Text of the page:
Snap14 November 2017Updated one year ago

Italian third quarter growth accelerates

The comforting news about the Italian economy continues as Italian GDP grows 0.5% in the third quarter pointing to more balanced growth 


Italian GDP growth


As expected

The preliminary estimate of Italian GDP for 3Q17, released by Istat, shows that the Italian economy expanded by 0.5% quarter-on-quarter and 1.8% year-on-year, in line with our above-consensus forecasts. This marks an acceleration in the second quarter when the economy expanded 0.3% QoQ and 1.5% YoY.

As usual at the preliminary stage, Istat did not disclose the detailed breakdown but indicated that both domestic and net exports provided a positive contribution to quarterly growth. Sector-wise, Istat notes that value-addition increased in industry and services while contracting in agriculture.

So long as external conditions remain relatively favourable, the upcoming elections expected in March 2018, don't seem strong enough to derail the recovery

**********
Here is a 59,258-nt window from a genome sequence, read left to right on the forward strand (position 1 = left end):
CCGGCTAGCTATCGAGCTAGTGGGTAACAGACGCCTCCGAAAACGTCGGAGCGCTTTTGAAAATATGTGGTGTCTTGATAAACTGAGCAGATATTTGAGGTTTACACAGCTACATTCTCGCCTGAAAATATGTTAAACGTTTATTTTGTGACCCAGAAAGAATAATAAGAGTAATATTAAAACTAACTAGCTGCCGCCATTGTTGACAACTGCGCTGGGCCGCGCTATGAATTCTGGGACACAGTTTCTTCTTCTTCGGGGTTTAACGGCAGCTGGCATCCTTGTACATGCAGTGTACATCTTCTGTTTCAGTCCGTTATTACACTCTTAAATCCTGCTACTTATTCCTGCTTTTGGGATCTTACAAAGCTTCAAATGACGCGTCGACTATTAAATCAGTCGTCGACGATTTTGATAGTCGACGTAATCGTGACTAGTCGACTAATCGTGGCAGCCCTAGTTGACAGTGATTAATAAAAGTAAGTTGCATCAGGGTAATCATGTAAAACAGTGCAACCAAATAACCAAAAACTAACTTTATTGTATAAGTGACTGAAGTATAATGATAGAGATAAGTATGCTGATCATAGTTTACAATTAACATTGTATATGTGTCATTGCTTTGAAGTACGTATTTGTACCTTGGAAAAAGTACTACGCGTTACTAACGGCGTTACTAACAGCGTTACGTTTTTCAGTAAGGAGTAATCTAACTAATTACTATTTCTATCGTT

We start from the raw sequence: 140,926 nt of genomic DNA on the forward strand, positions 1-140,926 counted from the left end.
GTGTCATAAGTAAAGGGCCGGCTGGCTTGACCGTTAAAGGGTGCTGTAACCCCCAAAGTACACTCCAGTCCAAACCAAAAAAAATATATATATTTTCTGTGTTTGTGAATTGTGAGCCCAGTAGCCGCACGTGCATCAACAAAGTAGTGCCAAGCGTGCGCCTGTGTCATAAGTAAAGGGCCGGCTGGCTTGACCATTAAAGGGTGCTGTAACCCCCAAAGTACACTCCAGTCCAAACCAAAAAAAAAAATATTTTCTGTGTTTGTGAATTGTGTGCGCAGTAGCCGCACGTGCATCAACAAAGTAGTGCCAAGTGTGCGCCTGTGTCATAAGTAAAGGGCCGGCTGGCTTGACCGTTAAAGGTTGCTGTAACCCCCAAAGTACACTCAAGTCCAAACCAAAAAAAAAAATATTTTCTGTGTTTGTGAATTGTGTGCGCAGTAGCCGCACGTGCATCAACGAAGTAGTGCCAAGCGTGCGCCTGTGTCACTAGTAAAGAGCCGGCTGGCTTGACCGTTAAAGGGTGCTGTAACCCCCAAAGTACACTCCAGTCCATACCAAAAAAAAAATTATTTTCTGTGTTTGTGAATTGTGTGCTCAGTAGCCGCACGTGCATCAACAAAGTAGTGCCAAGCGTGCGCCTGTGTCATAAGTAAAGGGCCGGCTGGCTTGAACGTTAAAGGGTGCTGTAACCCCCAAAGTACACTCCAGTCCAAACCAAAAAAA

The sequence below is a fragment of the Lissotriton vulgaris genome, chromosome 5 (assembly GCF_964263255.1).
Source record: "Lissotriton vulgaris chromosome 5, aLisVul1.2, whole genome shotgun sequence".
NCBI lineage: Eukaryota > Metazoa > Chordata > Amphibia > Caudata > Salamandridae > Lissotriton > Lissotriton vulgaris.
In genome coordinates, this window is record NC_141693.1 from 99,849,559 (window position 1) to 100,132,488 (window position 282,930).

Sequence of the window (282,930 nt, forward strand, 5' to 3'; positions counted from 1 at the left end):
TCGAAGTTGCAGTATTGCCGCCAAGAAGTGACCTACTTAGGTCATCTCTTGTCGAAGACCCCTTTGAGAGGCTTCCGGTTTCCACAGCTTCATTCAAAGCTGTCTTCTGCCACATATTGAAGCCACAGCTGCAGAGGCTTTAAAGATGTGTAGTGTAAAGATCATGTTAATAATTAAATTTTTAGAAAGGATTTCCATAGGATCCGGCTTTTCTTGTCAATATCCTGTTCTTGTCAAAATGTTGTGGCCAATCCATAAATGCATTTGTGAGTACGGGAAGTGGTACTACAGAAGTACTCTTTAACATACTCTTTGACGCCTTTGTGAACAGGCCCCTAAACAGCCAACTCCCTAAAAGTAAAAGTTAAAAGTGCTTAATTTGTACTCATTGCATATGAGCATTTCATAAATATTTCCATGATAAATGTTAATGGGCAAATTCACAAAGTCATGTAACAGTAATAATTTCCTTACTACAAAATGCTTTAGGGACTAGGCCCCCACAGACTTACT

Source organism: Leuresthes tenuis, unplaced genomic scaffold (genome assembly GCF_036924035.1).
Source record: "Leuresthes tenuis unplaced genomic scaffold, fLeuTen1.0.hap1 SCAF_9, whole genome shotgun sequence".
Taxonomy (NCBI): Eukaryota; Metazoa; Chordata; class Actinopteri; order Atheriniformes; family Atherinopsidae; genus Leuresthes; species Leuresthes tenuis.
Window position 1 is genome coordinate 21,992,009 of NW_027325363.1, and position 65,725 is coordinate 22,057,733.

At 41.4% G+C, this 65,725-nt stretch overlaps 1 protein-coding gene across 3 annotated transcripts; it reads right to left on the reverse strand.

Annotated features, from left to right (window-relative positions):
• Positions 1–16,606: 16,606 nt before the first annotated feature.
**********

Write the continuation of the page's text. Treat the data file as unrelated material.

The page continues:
Today's release looks consistent with what hard and soft monthly data had been telling us so far. We believe a rebalancing of the demand components of domestic demand might have been at play in the third quarter, with a growing role for machinery investment and confirmed strength in transport equipment investment. 

Construction investment might confirm a laggard, instead. In our view, inventories which had been the main driver of quarterly growth in 2Q might have become growth neutral in 3Q. The positive contribution coming from net exports is very good news, as it co-exists with accelerating domestic demand, and in principle bodes well for short-term GDP growth developments.

Looking ahead, the available soft data evidence for 4Q17 points to a continuation of the economic expansion. After today's release, acquired growth for the whole of 2017 stands at 1.5% and coincides with our current GDP growth forecasts for the whole year. We expect slightly softer quarterly growth in 4Q, to the tune of 0.3% QoQ. Anything higher would push the average yearly reading to 1.6%. 

So long as external conditions remain relatively favourable, with expansionary monetary policy still in place and external demand in good shape, domestic risk factors, namely the upcoming elections expected in March 2018, don't seem strong enough to derail the recovery. 

The picture might change when the campaigns heat up, but so far so good.